Last night and today, it's been that all over again. It's all about LeBron James and what he didn't do, not about Dirk Nowitzki and what the Dallas Mavericks did. The thing is, all the focus would be on LeBron and the Heat if the Heat had won, too. So, I'm very happy the Mavericks won! Analysts and observers and even players can talk and speculate all they want, but they can't take away the Mavs' championship trophy and Dirk's MVP trophy.

I think these excerpts from an article by Mike Fisher, a journalist who has covered the Mavericks for 20 years, hit the highlights that resonate most with me today. He's talking about how Dirk, the superstar, and the whole team were playing with each other and for each other. For the team.

"This," The UberMan (Nowitzki) said, his new "NBA Champions" hat sitting crooked on his head, "is a win for team basketball." ...

Mavs coach Rick Carlisle spoke, too. ... "This is one of the unique teams in NBA history. Because it wasn't about high-flying star power. Come on, how often do we have to hear about 'The LeBron James Reality Show' and what he is or isn't doing? When are people going to talk about the purity of our game and what these guys accomplished? That's what's special. … We knew it was very important that we won this series … because of what the game is about, and what the game should stand for. … (The Mavs) have made a statement that's a colossal statement."

They made a statement, alongside Dirk and for Dirk. They did it with nary a word. They did it with a two-week-long, 48-minute-at-a-time flurry of basketball punches to an opponent that had foolishly questioned who they are and what they stand for.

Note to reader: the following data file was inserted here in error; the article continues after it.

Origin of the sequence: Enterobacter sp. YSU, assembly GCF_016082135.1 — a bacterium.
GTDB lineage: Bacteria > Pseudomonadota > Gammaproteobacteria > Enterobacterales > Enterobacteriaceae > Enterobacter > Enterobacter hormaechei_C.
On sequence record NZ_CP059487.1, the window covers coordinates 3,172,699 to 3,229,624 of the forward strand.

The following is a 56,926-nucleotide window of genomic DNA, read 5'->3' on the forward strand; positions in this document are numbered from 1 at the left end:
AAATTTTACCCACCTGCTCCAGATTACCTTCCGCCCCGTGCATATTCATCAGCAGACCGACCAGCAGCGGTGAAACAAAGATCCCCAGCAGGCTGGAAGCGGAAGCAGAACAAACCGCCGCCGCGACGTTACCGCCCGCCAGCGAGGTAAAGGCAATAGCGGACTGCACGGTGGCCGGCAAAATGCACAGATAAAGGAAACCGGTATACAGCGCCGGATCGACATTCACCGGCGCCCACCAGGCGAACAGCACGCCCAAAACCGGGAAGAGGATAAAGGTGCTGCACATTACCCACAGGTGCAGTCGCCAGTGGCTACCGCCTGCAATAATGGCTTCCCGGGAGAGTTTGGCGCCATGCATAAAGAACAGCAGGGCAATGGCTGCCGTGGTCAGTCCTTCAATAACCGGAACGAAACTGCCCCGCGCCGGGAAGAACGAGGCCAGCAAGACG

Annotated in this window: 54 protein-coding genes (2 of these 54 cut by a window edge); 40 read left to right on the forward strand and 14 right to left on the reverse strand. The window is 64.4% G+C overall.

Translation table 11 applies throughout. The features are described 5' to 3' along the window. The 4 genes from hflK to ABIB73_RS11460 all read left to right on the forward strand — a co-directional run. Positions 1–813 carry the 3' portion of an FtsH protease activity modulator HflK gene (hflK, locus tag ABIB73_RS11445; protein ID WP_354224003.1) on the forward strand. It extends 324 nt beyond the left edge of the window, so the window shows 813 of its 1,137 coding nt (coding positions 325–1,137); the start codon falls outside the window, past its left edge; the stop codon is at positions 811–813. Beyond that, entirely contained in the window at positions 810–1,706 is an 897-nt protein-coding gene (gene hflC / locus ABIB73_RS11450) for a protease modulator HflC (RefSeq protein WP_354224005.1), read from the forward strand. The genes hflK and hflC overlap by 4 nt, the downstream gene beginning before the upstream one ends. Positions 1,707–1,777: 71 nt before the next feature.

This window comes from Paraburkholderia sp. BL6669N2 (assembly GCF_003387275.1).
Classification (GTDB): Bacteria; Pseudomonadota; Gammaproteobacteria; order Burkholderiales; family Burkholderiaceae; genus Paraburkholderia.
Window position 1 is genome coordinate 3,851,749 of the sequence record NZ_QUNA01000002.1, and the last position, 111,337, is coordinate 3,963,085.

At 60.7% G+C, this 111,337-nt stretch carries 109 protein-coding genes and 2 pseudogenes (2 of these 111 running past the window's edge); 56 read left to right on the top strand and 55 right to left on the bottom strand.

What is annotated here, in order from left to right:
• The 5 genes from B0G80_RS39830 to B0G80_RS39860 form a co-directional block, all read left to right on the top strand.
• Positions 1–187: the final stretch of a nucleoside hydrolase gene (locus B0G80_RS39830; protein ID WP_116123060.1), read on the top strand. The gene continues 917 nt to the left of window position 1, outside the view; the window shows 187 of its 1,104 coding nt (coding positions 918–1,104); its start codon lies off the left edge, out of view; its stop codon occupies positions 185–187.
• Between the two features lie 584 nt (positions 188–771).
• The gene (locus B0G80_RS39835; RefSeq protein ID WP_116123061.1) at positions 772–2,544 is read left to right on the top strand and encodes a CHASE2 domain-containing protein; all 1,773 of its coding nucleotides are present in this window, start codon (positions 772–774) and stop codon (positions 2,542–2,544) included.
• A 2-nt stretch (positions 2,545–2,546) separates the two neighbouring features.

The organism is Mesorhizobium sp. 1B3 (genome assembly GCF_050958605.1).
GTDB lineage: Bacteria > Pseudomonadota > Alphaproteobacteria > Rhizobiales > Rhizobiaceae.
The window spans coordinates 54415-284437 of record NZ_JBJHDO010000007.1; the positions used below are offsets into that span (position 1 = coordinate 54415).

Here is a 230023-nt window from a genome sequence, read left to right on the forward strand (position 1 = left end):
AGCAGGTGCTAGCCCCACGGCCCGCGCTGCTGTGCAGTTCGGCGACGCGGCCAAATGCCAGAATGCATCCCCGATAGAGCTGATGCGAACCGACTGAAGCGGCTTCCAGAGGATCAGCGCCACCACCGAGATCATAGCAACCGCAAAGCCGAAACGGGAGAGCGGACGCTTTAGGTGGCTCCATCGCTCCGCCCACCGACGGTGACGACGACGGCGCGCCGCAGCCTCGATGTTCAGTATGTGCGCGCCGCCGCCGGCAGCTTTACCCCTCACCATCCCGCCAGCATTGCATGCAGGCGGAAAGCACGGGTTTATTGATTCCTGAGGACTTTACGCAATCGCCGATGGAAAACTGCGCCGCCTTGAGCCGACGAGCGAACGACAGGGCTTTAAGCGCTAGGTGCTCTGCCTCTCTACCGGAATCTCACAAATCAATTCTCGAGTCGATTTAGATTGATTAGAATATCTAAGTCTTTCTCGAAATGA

As is often the case, there are lessons and there is inspiration for me from the world of sports. I may write about those later. But for now, I'm just happy to see a hard-working, and as far as I can tell, pretty humble and classy team of players win the championship. I hope victory doesn't change them. And I hope having two teams I root for carry home the prize this year doesn't change me, unless somehow it makes me a better person.

Monday, June 6, 2011

The Time? Now!

Why does it always take a seemingly worse situation to help me appreciate what I had?

After a pity party that I hope is now over, I'm back in action. No excuses. Just do it.

I've written about it before. The work schedule seems to get worse and worse, but in the honest analysis, for today, it's still a good job, and I can do what's asked of me. Yes, I squandered some opportunities for spending the off hours of the "better schedule" productively. But stewing over that is pointless and decreases the chance for future productivity.

So, today I walked. I'm blogging. I've checked off from my list a number of things large and small that as recently yesterday it seemed like I would delay just out of self-pity. And who would that have helped?

God is surely showing me again, so many things:
-- No matter how many opportunities I squander, He doesn't give up on me. He gives me another chance.
-- What looks bad to me (a schedule, etc.) usually isn't as bad as I think.
-- What looks bad to me often holds an opportunity for blessing if I will just keep my focus on God.
-- In all things, focus on God's will and give honor, glory and praise to Him.

Thank you, God.